19. Esker (An Eiscir) , Clonenagh and Clonagheen Civil Parish, Barony of Maryborough West, Co. Laois
  20. Esker (An Eiscir) , Lemanaghan Civil Parish, Barony of Garrycastle, Co. Offaly
  21. Esker, Taghmaconnell Civil Parish, Barony of Athlone, Co. Roscommon
  22. Esker, Moylough Civil Parish, Barony of Tiaquin, Co. Galway
  23. Esker, Mothell Civil Parish, Barony of Fassadinin, Co. Kilkenny
  24. Esker, Ballymacward Civil Parish, Barony of Tiaquin, Co. Galway
  25. Esker (An Eiscir) , Cloone Civil Parish, Barony of Mohill, Co. Leitrim
  26. Esker (An Eiscir) , Kilconduff Civil Parish, Barony of Gallen, Co. Mayo
  27. Esker (An Eiscir) , Fossy or Timahoe Civil Parish, Barony of Cullenagh, Co. Laois
  28. Esker (An Eiscir) , Knock Civil Parish, Barony of Clanmorris, Co. Mayo
  29. Esker (An Eiscir) , Kiltullagh Civil Parish, Barony of Athenry, Co. Galway
  30. Esker (An Eiscir) , Errigal Trough Civil Parish, Barony of Trough, Co. Monaghan
  31. Esker Beg (An Eiscir Bheag) , Ballynakill Civil Parish, Barony of Coolestown, Co. Offaly
  32. Eskerboy (An Eiscir Bhuí) , Abbeygormacan Civil Parish, Barony of Longford, Co. Galway
  33. Eskerbuoy (An Eiscir Bhuí) (aka Eskerboy) , Termonmaguirk Civil Parish, Barony of East Omagh, Co. Tyrone
  34. Eskeradooey, Cappagh (Upper Strabane portion) Civil Parish, Barony of Strabane Upper, Co. Tyrone
  35. Eskeragh, Aghalurcher Civil Parish, Barony of Magherastephana, Co. Fermanagh
  36. Eskeragh (Eiscreach) , Crossmolina Civil Parish, Barony of Tirawley, Co. Mayo
  37. Eskerballycahill, Killosolan Civil Parish, Barony of Kilconnell, Co. Galway
  38. Eskerbaun, Cam Civil Parish, Barony of Athlone, Co. Roscommon
  39. Eskerbeg, Taghmaconnell Civil Parish, Barony of Athlone, Co. Roscommon
  40. Eskerhill, Harristown Civil Parish, Barony of West Offaly, Co. Kildare
  41. Esker Island (Oileán Eascrach) , Clonfert Civil Parish, Barony of Longford, Co. Galway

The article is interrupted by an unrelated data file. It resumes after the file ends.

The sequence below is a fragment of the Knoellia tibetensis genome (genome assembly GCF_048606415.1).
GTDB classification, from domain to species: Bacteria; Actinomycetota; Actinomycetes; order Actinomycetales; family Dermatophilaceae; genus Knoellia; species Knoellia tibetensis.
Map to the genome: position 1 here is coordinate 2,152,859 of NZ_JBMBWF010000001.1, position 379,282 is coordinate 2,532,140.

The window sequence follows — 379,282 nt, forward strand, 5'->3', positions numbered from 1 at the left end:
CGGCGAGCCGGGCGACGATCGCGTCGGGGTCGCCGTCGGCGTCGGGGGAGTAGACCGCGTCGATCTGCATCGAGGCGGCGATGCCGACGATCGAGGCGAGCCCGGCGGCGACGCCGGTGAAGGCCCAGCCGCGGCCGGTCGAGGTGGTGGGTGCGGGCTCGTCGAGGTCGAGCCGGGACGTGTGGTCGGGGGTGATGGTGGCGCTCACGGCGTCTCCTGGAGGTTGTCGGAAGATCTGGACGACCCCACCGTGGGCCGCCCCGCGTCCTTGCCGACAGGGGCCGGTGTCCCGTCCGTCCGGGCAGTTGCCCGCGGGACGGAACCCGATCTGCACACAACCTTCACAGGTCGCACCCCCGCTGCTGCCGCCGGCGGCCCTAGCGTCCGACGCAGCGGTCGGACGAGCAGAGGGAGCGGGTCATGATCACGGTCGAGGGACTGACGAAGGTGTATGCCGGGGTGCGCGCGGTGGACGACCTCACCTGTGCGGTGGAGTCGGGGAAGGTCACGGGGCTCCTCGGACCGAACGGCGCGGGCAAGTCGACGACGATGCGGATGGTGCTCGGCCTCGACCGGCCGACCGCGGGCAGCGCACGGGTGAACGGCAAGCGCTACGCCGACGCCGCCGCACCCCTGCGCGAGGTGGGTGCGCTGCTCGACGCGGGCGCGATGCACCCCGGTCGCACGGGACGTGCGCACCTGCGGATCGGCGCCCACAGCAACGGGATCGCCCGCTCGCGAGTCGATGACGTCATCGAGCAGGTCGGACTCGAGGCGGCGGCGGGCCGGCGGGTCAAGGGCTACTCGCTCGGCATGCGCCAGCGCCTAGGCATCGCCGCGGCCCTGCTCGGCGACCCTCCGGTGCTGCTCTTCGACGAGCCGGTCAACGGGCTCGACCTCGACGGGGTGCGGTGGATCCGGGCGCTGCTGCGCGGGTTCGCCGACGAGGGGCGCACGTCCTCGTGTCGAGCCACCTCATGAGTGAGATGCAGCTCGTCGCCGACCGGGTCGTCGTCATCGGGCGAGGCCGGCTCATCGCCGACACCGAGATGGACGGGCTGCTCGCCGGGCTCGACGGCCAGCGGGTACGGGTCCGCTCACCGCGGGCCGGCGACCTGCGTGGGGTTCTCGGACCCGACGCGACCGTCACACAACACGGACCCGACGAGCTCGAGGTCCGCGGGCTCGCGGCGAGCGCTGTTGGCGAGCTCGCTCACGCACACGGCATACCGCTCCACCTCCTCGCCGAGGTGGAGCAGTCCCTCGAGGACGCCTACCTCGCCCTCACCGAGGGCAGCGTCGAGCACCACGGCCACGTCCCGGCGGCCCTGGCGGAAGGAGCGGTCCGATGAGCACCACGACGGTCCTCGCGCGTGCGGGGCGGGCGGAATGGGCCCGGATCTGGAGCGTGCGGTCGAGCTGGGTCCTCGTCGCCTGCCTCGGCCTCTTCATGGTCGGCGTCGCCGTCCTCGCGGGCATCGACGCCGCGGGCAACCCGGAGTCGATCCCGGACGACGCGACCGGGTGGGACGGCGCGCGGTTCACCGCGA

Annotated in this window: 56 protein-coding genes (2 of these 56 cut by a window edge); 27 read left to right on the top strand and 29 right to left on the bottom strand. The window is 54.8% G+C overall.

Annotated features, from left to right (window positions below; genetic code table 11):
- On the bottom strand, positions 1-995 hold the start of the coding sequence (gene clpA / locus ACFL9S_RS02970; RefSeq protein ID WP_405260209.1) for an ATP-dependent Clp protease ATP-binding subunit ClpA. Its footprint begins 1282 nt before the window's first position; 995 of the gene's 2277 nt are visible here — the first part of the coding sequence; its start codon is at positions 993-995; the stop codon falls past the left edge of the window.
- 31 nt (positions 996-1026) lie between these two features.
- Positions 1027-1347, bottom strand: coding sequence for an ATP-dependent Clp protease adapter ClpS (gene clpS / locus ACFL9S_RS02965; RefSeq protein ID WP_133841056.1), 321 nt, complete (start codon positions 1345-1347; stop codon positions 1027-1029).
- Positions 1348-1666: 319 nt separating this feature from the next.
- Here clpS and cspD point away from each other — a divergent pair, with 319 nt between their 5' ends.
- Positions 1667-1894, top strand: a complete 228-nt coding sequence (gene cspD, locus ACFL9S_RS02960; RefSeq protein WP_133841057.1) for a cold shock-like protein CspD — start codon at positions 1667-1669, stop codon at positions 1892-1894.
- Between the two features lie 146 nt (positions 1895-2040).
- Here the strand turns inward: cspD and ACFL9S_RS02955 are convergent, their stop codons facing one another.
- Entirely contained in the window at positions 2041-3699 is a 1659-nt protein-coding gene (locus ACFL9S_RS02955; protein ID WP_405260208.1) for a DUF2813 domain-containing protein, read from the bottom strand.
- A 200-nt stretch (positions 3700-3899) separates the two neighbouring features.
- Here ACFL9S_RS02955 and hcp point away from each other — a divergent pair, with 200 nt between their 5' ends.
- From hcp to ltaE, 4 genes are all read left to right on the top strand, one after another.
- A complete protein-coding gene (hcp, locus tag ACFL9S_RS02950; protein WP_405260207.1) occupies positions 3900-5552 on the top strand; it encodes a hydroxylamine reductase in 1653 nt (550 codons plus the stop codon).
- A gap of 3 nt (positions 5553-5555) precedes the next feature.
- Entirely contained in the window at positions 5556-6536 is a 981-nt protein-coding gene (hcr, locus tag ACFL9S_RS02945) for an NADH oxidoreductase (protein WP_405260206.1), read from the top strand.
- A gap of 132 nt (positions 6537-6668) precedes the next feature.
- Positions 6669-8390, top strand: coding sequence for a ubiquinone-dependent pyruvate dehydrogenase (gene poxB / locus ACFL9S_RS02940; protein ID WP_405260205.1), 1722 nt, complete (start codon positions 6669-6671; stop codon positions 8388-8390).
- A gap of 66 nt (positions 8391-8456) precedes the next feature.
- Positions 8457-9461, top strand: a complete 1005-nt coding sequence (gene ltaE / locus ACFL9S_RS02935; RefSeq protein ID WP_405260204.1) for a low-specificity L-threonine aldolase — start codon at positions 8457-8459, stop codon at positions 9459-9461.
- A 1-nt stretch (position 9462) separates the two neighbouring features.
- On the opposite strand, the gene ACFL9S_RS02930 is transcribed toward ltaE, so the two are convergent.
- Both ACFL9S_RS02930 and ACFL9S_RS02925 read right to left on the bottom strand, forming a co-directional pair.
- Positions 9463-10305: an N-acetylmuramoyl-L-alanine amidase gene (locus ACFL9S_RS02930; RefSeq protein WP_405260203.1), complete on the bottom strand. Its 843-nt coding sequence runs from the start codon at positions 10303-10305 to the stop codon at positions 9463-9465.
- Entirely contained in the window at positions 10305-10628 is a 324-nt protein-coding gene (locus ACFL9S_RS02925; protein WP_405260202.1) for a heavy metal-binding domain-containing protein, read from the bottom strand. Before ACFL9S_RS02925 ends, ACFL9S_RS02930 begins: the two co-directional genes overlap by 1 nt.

42. Esker East (An Eiscir Thoir) , Crossboyne Civil Parish, Barony of Clanmorris, Co. Mayo
  43. Eskerkeel (An Eiscir Chaol) , Clontuskert Civil Parish, Barony of Clonmacnowen, Co. Galway
  44. Eskerlevally (Eiscir Leathbhaile) , Kilcolman Civil Parish, Barony of Clanmorris, Co. Mayo
  45. Eskermore (Eiscir Mor) , Clogher Civil Parish, Barony of Clogher, Co. Tyrone
  46. Eskermore, Clogherny Civil Parish, Barony of East Omagh, Co. Tyrone
  47. Eskermore, Ahascragh Civil Parish, Barony of Killian, Co. Galway
  48. Esker More (An Eiscir Mhór) , Ballynakill Civil Parish, Barony of Coolestown, Co. Offaly
  49. Eskermurry (Eiscir Uí Mhuirígh) , Killeroran Civil Parish, Barony of Killian, Co. Galway
  50. Eskernabrogue (Eiscir na mBróg) , Clogher Civil Parish, Barony of Clogher, Co. Tyrone
  51. Esker North (An Eiscir Thuaidh) , Crossboyne Civil Parish, Barony of Clanmorris, Co. Mayo
  52. Esker North (An Eiscir Thuaidh) , Esker Civil Parish, Barony of Newcastle, Co. Dublin
  53. Esker North (An Eiscir Thuaidh) , Killoe Civil Parish, Barony of Longford, Co. Longford
  54. Esker North, Mohill Civil Parish, Barony of Mohill, Co. Leitrim
  55. Eskeromullacaun, Boyounagh Civil Parish, Barony of Ballymoe, Co. Galway
  56. Esker (part of), Meelick Civil Parish, Barony of Gallen, Co. Mayo
  57. Eskerroe, Killoscobe Civil Parish, Barony of Tiaquin, Co. Galway
  58. Eskerroe (An Eiscir Rua) , Kilcloony Civil Parish, Barony of Clonmacnowen, Co. Galway
  59. Esker South (An Eiscir Theas) , Crossboyne Civil Parish, Barony of Clanmorris, Co. Mayo
  60. Esker South (An Eiscir Theas) , Killoe Civil Parish, Barony of Longford, Co. Longford
  61. Esker South (An Eiscir Theas) , Esker Civil Parish, Barony of Newcastle, Co. Dublin
  62. Esker South, Mohill Civil Parish, Barony of Mohill, Co. Leitrim
  63. Eskerymorilly (Eiscir Uí Mhuraíle) , Knock Civil Parish, Barony of Clanmorris, Co. Mayo
  64. Eskershanore (Eskershanore) , Kilchreest Civil Parish, Barony of Loughrea, Co. Galway
  65. Eskragh (Eiscreach), Clogher Civil Parish, Barony of Clogher, Co. Tyrone
  66. Eskragh(Na hEiscreacha) , Kilmacteige Civil Parish, Barony of Leyny, Co. Sligo
  67. Eskragh (Eiscir) , Donaghmore Civil Parish, Barony of Dungannon Middle, Co. Tyrone
  68. Fisherstown (Gráig an Eiscire) , Lea Civil Parish, Barony of Portnahinch, Co. Laois
  69. Forthill (Cluain Eascrach) , Bekan Civil Parish, Barony of Costello, Co. Mayo
  70. Garrisker, Ballynadrumny Civil Parish, Barony of Carbury, Co. Kildare
  71. Letterdeskert (Leitir Deiscirt) , Moyrus Civil Parish, Barony of Ballynahinch, Co. Galway
  72. Killescragh(Cill Eiscreach) , Killimordaly Civil Parish, Barony of Athenry, Co. Galway
  73. Kylenaheskeragh(Coill na nEiscreach), Ballygibbon Civil Parish, Barony of Upper Ormond, Co. Tipperary
  74. Mullymesker, Cleenish Civil Parish, Barony of Clanawley, Co. Fermanagh
  75. Rathesker (Ráth Oscair) (aka Rathesker), Naas Civil Parish, Barony of North Naas, Co. Kildare
  76. Riversdale(Coill na hEiscreach) , Killeroran Civil Parish, Barony of Killian, Co. Galway
  77. Sheskernagh, Rathgarve Civil Parish, Barony of Fore, Co. Westmeath
  78. Tiranascragh (Tír Chinn Eascrach), Tiranascragh Civil Parish, Barony of Longford, Co. Galway